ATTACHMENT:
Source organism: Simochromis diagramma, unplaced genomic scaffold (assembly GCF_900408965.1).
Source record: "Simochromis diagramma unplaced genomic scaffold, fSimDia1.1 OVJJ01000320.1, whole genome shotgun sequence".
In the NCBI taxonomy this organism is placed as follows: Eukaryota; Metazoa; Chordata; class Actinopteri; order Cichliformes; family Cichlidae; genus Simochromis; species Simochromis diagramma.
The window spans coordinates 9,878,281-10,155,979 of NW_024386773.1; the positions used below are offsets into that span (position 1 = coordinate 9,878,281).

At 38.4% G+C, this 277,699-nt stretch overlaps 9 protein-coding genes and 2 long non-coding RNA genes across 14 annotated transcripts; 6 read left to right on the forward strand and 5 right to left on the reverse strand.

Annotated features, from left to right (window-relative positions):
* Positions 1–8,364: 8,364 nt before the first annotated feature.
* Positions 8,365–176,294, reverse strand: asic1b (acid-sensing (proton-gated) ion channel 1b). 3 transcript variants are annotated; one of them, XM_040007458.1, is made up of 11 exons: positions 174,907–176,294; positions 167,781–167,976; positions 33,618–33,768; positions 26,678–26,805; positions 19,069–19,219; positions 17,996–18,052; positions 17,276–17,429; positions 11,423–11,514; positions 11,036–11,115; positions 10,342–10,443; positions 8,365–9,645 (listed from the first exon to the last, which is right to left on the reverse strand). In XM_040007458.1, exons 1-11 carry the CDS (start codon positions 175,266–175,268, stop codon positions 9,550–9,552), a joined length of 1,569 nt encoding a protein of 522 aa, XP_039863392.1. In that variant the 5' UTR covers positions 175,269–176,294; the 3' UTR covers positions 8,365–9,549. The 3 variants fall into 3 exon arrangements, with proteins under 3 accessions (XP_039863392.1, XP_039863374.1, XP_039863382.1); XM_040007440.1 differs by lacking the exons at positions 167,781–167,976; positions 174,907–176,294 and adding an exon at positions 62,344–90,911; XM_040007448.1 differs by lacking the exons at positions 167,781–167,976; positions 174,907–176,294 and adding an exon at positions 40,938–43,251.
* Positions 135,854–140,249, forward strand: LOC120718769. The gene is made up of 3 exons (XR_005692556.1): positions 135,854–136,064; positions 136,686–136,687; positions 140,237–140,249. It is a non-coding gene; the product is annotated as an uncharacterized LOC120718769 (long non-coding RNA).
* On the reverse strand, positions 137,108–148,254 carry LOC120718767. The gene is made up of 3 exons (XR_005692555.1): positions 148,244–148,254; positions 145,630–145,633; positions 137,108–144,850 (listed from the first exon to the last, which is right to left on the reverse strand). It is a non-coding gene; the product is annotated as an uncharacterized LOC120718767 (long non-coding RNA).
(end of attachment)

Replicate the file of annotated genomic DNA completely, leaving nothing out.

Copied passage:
Source organism: Simochromis diagramma, unplaced genomic scaffold (assembly GCF_900408965.1).
Source record: "Simochromis diagramma unplaced genomic scaffold, fSimDia1.1 OVJJ01000320.1, whole genome shotgun sequence".
In the NCBI taxonomy this organism is placed as follows: Eukaryota; Metazoa; Chordata; class Actinopteri; order Cichliformes; family Cichlidae; genus Simochromis; species Simochromis diagramma.
The window spans coordinates 9,878,281-10,155,979 of NW_024386773.1; the positions used below are offsets into that span (position 1 = coordinate 9,878,281).

At 38.4% G+C, this 277,699-nt stretch overlaps 9 protein-coding genes and 2 long non-coding RNA genes across 14 annotated transcripts; 6 read left to right on the forward strand and 5 right to left on the reverse strand.

Annotated features, from left to right (window-relative positions):
* Positions 1–8,364: 8,364 nt before the first annotated feature.
* Positions 8,365–176,294, reverse strand: asic1b (acid-sensing (proton-gated) ion channel 1b). 3 transcript variants are annotated; one of them, XM_040007458.1, is made up of 11 exons: positions 174,907–176,294; positions 167,781–167,976; positions 33,618–33,768; positions 26,678–26,805; positions 19,069–19,219; positions 17,996–18,052; positions 17,276–17,429; positions 11,423–11,514; positions 11,036–11,115; positions 10,342–10,443; positions 8,365–9,645 (listed from the first exon to the last, which is right to left on the reverse strand). In XM_040007458.1, exons 1-11 carry the CDS (start codon positions 175,266–175,268, stop codon positions 9,550–9,552), a joined length of 1,569 nt encoding a protein of 522 aa, XP_039863392.1. In that variant the 5' UTR covers positions 175,269–176,294; the 3' UTR covers positions 8,365–9,549. The 3 variants fall into 3 exon arrangements, with proteins under 3 accessions (XP_039863392.1, XP_039863374.1, XP_039863382.1); XM_040007440.1 differs by lacking the exons at positions 167,781–167,976; positions 174,907–176,294 and adding an exon at positions 62,344–90,911; XM_040007448.1 differs by lacking the exons at positions 167,781–167,976; positions 174,907–176,294 and adding an exon at positions 40,938–43,251.
* Positions 135,854–140,249, forward strand: LOC120718769. The gene is made up of 3 exons (XR_005692556.1): positions 135,854–136,064; positions 136,686–136,687; positions 140,237–140,249. It is a non-coding gene; the product is annotated as an uncharacterized LOC120718769 (long non-coding RNA).
* On the reverse strand, positions 137,108–148,254 carry LOC120718767. The gene is made up of 3 exons (XR_005692555.1): positions 148,244–148,254; positions 145,630–145,633; positions 137,108–144,850 (listed from the first exon to the last, which is right to left on the reverse strand). It is a non-coding gene; the product is annotated as an uncharacterized LOC120718767 (long non-coding RNA).